Right now, neighborhood gyms and workout studios are prepping for the yearly New Year's resolution surge in new members signups. Some are seasoned gym members while some are newbies to this. However, it's important to be in the know and learn the common gym injuries that can happen.
Aside from being painful and debilitating , workout injuries can set you back weeks or even months from your fitness goals. Whatever your fitness level and goals, getting injured sure isn't on your to-do list. Take a look at this list of common workout injuries and tips that can minimize your risk for injury.
- Torn or pulled hamstring: Hamstring injuries are primarily a result of weak, super tight, or imbalanced leg muscles. Give your hamstrings some extra love. Try these at the end of your workout: standing hamstring stretch, modified hurdler stretch, forward bend with rounded back and reclined hamstring stretch.
- Lumbar AKA lower back: Particularly common, these workout injuries have many causes. The biggest culprits? Paying little or no attention to warming up the muscles in your lower back. Lower back muscles that aren't properly warmed up are not able to absorb the energy placed on them when working out. Try these yoga poses to relieve your achy back: downward-facing dog, child's pose, cat and cow pose, triangle pose and upward facing dog.
- Strained shoulder: The joints in the shoulder have dynamic range of motion (ROM) that are prone to workout injuries from overuse or poor technique and posture. Don't listen to 'push through pain' mantra's, instead rest your shoulders to avoid damaging your rotator cuff. Recommended workouts include, wall pushups, shoulder presses and training with resistance bands.
- Runner's knee (patellofemoral pain syndrome): This term is a catch all phrase for all knee pain. Treating and avoiding runner's knee involves adding strengthening and stretching to your workout routine. Contrary to the name, runner's knee is not only caused by running – sitting with a bent knee for a time, walking up stairs or hilly pathways can cause it as well. So before you go running, make sure to invest in appropriate footwear/ insoles, do some stride modification and implant a training plan plus mind your running surface, especially if you're running outdoors.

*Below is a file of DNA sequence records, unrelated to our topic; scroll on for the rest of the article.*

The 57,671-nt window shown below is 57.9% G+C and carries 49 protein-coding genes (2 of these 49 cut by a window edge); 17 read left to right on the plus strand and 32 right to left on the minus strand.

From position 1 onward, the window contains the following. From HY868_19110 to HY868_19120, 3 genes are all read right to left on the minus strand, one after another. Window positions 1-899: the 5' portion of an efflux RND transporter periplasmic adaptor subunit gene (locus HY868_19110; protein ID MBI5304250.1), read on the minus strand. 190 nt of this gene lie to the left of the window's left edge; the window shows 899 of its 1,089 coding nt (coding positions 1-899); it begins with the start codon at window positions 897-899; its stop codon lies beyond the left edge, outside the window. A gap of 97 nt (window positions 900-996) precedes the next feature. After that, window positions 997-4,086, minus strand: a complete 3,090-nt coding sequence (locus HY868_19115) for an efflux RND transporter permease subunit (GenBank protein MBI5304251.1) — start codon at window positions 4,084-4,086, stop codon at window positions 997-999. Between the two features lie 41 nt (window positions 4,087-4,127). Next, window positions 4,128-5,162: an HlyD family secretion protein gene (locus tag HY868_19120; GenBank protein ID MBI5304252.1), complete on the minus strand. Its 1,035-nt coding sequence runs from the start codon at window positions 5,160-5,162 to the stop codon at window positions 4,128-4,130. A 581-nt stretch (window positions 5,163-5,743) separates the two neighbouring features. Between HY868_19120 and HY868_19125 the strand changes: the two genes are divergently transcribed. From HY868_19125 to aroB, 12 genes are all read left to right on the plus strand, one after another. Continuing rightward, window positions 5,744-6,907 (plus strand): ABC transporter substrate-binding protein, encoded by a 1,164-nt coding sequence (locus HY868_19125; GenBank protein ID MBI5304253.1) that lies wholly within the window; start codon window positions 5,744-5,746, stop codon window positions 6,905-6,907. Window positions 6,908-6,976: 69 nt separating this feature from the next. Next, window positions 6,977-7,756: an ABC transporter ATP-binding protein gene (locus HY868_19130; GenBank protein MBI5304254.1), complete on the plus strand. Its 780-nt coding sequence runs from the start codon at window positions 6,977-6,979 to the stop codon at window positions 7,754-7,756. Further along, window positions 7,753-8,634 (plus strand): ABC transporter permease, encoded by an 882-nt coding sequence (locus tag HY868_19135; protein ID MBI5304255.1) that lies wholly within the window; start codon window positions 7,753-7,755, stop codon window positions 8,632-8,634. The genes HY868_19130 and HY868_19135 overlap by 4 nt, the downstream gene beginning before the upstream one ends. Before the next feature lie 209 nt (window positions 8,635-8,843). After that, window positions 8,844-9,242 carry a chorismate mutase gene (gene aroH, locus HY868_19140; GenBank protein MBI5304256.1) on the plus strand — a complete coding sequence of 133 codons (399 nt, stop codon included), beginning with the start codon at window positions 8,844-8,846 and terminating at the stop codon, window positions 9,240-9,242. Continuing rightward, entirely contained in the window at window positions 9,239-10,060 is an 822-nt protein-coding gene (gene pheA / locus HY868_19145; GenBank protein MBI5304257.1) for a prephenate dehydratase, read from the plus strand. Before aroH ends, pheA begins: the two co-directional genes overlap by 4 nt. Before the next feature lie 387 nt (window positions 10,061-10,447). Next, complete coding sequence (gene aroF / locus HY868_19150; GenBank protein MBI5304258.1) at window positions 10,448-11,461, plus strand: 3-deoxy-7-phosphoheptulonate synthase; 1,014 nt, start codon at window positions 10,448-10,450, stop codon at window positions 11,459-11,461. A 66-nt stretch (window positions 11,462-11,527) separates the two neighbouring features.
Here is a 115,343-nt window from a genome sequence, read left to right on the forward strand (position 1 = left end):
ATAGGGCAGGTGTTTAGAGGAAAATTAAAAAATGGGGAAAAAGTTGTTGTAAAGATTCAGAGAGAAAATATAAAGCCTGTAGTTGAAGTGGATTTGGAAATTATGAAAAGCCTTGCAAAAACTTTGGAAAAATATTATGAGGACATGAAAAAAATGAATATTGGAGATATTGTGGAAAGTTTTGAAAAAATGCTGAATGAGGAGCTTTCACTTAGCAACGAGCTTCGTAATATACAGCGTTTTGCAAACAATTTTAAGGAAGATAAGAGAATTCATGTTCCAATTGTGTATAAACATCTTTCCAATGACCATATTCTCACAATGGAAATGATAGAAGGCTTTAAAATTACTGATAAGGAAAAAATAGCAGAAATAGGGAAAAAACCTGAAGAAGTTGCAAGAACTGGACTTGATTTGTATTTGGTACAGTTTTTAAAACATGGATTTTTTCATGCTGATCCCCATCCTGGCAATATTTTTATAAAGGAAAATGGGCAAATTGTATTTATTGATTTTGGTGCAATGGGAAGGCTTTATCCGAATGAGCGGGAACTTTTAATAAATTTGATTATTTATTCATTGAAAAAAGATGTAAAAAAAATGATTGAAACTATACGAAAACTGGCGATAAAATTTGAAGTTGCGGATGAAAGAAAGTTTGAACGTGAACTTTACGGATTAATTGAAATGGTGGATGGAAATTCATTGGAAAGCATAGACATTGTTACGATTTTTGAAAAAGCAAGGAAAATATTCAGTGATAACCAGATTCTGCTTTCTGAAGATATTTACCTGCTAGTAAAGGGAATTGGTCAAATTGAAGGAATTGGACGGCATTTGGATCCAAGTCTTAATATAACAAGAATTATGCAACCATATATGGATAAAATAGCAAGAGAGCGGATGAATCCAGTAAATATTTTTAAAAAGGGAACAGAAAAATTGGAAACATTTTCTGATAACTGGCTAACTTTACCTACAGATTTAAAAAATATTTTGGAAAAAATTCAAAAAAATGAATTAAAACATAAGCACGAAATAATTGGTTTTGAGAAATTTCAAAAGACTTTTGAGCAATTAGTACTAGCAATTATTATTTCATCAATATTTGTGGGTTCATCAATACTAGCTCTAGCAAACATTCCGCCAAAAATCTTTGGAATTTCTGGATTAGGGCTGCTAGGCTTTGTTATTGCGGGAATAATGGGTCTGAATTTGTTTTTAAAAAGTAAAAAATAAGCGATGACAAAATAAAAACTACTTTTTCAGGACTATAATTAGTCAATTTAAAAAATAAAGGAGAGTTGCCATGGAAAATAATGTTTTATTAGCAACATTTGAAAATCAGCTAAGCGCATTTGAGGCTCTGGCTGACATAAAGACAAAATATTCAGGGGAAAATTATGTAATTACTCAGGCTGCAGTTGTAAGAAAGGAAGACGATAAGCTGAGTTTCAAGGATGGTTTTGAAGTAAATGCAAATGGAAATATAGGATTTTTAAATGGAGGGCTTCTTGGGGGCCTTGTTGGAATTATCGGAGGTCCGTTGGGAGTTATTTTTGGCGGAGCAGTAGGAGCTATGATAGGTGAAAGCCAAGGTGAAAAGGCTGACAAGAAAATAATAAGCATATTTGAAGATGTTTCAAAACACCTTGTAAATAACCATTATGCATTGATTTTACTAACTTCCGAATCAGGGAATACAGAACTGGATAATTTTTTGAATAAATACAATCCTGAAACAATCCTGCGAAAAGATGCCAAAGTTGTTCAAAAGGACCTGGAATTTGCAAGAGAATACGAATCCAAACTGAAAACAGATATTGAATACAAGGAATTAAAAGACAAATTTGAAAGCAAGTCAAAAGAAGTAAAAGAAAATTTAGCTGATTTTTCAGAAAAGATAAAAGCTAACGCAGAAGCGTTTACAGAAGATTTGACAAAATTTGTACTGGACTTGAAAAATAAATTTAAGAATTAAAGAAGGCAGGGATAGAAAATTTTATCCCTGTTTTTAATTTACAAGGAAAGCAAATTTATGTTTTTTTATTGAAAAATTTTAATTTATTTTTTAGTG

- Hernia: The ouch factor of hernia pain is pretty high, so preventive measures go a long way. Things not to do: hold your breath while squatting with weights. While this may make it feel like you can lift more weight, the increased pressure on your internal organs plus the increased blood pressure can cause internal organs to push through the walls of their encasing aka a hernia. To prevent hernia, you want to strengthen your core muscles and stability. While having a six-pack is cool, it's not a prerequisite for boosting your core strength. Try this: abdominal crunches, walking, dance or other exercises that focus on that area without use of weights and are low-impact.
- Carpel tunnel syndrome: A common condition where the median nerve in the hand responsible for sensation and movement is 'entrapped' or strained. It's characterized with pain in the hand plus a tingling feeling in the fingers. In the worst of cases, numbness and difficulty gripping. These type of strain are common workout injures for anyone active in grip-dependent activities like tennis, golf and baseball. Modify your routine by adopting a more relaxed style of grip, taking frequent breaks to encourage
- Achilles tendinitis: Caused by overuse of muscles that link calf muscles at the lower part of your leg to the bone that is your heel can cause this injury. It's common among runners who've suddenly amped the intensity and duration of their runs. It can also happen if you're middle-aged and only engage sports like basketball and tennis strictly during the weekends. Thankfully you can treat Achilles tendinitis relatively simply with doctor supervised at-home care. Orthotic devices like a shoe wedge or insole can also be used to relieve strain on the tendon and provide much needed cushioning to ease pressure on your Achilles tendon.
All things considered, returning to exercise after a workout injury is never easy. Employing a preventative and mindful course action will help keep you on track for your fitness goals. Getting in shape is not an overnight venture so patience and planning are key. This list of common workout injuries is by no means meant to reflect possible injuries in their entirety. Use it as a general guide to help you avoid most workout related injuries. Remember too that just because you workout three or more times a week you are free and clear. Workout injuries can happen to anyone, so why not play it smart and protect yourself.
The smarter your workout, the less likely you are to end up benched by injury.
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